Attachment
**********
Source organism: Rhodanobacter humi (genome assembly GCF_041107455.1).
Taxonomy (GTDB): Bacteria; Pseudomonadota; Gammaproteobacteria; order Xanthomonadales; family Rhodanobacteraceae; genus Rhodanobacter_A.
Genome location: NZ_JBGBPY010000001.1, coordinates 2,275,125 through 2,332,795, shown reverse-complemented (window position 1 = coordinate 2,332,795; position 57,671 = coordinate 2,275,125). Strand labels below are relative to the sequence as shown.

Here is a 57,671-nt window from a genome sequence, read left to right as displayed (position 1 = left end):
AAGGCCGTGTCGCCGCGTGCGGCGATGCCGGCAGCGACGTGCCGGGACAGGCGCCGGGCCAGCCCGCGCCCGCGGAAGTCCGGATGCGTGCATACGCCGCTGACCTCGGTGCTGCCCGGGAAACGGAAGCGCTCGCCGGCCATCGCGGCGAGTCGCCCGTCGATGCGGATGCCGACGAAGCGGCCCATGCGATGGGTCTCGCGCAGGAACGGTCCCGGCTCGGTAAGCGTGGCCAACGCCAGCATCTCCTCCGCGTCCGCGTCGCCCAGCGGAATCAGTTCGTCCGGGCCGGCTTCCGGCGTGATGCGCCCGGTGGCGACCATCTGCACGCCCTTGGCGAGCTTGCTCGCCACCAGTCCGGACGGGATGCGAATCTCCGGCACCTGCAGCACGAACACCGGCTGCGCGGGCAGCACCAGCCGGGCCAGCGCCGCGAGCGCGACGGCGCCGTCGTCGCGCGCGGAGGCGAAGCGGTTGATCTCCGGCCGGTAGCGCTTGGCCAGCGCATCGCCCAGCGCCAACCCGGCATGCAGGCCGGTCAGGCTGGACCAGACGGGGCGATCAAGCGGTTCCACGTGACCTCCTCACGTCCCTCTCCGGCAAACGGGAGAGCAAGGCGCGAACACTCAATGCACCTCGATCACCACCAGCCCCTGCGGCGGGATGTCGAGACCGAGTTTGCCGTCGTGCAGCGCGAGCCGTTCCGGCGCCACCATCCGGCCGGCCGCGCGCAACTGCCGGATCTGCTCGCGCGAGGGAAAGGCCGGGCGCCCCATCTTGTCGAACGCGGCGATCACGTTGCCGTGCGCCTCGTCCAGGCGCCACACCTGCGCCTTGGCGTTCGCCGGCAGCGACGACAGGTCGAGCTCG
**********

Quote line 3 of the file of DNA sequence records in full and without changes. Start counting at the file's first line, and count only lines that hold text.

Genome location: NZ_JBGBPY010000001.1, coordinates 2,275,125 through 2,332,795, shown reverse-complemented (window position 1 = coordinate 2,332,795; position 57,671 = coordinate 2,275,125). Strand labels below are relative to the sequence as shown.